Atropine 0.05% trumps 0.01% concentration in slowing myopia progression
Atropine 0.05% has double the efficacy of 0.01% eye drops over 2 years, and the former remains the optimal concentration among atropine concentrations in slowing the progression of myopia, a recent study has shown.
Of the 438 children originally randomized to receive 0.05%, 0.025%, 0.01%, or placebo once daily in both eyes in the Low-Concentration Atropine for Myopia Progression (LAMP) phase I study, 383 (87 percent; aged 4-12 years) with myopia of at least –1.0 dioptre (D) were selected to continue in the extended trial (phase II).
Children in the placebo group (LAMP phase I) were switched to receive 0.05% atropine from the beginning of the second-year follow-up. Those in the 0.05%, 0.025%, and 0.01% atropine groups remained in the same regimen. The investigators measured cycloplegic refraction, axial length (AL), accommodation amplitude, photopic and mesopic pupil diameter, and best-corrected visual acuity at 4-month intervals.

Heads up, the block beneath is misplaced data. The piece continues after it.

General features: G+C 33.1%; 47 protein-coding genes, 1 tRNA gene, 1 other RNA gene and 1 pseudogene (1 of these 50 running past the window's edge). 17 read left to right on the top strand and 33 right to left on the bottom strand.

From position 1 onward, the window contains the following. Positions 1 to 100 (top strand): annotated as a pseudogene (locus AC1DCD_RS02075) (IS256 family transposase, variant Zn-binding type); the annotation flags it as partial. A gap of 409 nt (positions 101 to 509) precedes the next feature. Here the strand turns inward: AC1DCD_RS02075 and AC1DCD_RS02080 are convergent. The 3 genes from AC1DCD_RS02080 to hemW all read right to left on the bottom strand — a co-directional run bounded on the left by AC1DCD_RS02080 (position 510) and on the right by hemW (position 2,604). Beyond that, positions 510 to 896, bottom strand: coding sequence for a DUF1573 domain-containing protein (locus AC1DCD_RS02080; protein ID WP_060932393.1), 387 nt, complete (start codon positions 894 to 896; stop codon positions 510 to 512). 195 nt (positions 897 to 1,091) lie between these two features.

The mean spherical equivalent (SE) over the 2-year period was 0.55±0.86 D in the 0.05% (p=0.015), 0.85±0.73 D in the 0.025% (p<0.001), and 1.12±0.85 D in the 0.01% atropine groups (p=0.02), with mean AL changes of 0.39±0.35 mm (p=0.04), 0.50±0.33 mm (p<0.001), and 0.59±0.38 mm (p=0.10), respectively, over 2 years.
Compared with year 1, the efficacy of 0.05% and 0.025% atropine at year 2 remained similar (p>0.1), while that in the 0.01% concentration improved slightly (p=0.04).
Switching to 0.05% atropine significantly reduced myopia progression for the phase I placebo group (SE change, 0.18 D in year 2 vs 0.82 D in year 1; p<0.001; AL elongated 0.15 mm in year 2 vs 0.43 mm in year 1; p<0.001).
“Accommodation loss and change in pupil size in all concentrations remained similar to the first-year results and were well tolerated,” the investigators noted. “Visual acuity and vision-related quality of life remained unaffected.”